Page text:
What If You Were Running Twitter?

In terms of gaining entry into the minds of Twitter’s management team, the last couple of weeks have been quite unique.  From the subset of confidential internal documents that Techcrunch recently published to the recent launch of the company’s Twitter 101 site, the company’s vision and a bit of what its leadership thinks about its future have become less murky.  For armchair CEOs, this is an opportunity time to speculate on how they would steward the company, but more importantly, on the direction of the social media space in general.

New Twitter homepage

It’s impossible to tell whether the aforementioned documents paint a picture of a rudderless management team grasping at “strategy” straws or of one that is sufficiently aware of the tremendous potential opportunity within their grasp and, consequently, are at ease, openly analyzing their options. Though I’d vote for the latter, after perusing this information, it seems to me to be even more instructive of the industry as a whole.

The first thing that stuck with me after reading some of these documents is how nontrivial it is for a company such as Twitter to define what it is they are or what it is they do.  It seems that opinions within the company’s ranks ranged from “an index to my friends [sic] thoughts” all the way to a “way to share what’s happening.”  Additionally, the conversation on defining Twitter’s value and differentiation in terms of it’s utility for discovery (as opposed to Google search) seems appropriate and relevant.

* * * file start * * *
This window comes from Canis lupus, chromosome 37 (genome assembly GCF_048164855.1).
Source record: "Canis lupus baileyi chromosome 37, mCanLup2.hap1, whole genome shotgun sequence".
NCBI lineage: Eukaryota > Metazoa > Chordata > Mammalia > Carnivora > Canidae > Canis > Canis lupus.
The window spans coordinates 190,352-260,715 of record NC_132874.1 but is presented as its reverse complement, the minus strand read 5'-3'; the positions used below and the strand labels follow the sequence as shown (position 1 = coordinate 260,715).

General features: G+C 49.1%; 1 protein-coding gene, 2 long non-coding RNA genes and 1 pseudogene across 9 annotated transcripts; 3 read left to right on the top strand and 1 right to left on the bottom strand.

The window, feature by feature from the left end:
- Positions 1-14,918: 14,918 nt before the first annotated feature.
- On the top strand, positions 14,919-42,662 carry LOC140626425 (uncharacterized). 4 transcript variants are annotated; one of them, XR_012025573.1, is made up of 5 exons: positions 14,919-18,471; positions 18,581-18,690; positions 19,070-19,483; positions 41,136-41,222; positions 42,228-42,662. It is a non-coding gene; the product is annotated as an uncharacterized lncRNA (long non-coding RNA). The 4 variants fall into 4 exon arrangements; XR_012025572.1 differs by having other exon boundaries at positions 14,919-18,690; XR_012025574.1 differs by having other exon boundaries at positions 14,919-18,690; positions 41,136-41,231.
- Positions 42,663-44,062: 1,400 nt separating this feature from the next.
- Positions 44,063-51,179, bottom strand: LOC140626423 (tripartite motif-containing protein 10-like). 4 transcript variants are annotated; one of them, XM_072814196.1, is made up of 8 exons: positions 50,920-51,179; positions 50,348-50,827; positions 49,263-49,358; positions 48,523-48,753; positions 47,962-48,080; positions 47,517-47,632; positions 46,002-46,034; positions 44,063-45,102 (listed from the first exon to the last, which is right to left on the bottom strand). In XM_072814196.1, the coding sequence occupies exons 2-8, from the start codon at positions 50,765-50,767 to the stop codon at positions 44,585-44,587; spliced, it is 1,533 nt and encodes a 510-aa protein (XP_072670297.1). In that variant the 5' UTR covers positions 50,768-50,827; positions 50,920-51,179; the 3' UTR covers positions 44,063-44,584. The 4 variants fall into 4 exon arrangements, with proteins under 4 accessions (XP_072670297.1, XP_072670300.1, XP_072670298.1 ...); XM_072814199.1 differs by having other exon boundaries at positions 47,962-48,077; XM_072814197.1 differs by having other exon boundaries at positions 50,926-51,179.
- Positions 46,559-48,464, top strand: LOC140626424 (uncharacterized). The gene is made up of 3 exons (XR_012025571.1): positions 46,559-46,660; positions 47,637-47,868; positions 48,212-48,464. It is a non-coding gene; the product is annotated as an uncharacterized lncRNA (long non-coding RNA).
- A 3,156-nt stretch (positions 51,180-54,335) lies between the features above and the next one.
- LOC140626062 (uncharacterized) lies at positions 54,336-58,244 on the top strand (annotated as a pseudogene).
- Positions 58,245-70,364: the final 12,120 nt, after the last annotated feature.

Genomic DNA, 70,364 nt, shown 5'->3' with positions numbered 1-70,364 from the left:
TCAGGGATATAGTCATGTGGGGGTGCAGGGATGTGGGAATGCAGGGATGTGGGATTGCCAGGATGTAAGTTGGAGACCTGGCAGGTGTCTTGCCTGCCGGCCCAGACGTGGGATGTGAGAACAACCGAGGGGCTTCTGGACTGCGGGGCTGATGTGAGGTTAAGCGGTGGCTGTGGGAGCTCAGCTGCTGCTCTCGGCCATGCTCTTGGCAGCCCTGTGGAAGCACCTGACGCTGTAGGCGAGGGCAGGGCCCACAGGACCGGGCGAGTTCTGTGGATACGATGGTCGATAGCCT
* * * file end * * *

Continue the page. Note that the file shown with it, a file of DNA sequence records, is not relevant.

This last discussion is particularly intriguing and revealing as it provides context for any possible discussions with companies such as Google and Facebook.  It’s pretty clear that Twitter content would provide an excellent complement to Google’s search results.  Thus, one can certainly find justifications for Google to partner or even acquire Twitter and it’s obvious that a number of companies are courting the company for just that purpose.  Aside from leveraging the resources of a larger company and providing an exit to its investors, the justification for being acquired is less straightforward.

Finally, for the first time, we are getting a clearer picture of the company’s revenue objectives ($100M annual revenue in two years) and possible monetization plays.  Initial monetization discussions and possible acquisition candidates seem to be focused on some branding opportunities (CoTweet) and a possible future focus on interesting mobile initiatives (Tweetie).   Nevertheless, it’s obvious from said documents that management’s main concern is building an organization, improving the customer experience and positioning the Twitter brand.  Just as importantly, much mention is made of leveraging a newer API to accelerate the “Twitter everywhere” strategy.

Regardless of whether you agree or disagree with the apparent company direction exposed in these documents, the unexpected explosive success of Twitter has certainly made us rethink the social media space.  Perhaps a more appropriate question that we need to ask ourselves is not so much whether Twitter’s management team is getting it right, but whether we understand the true potential of all of these new social media tools as they continue to permeate our lives.

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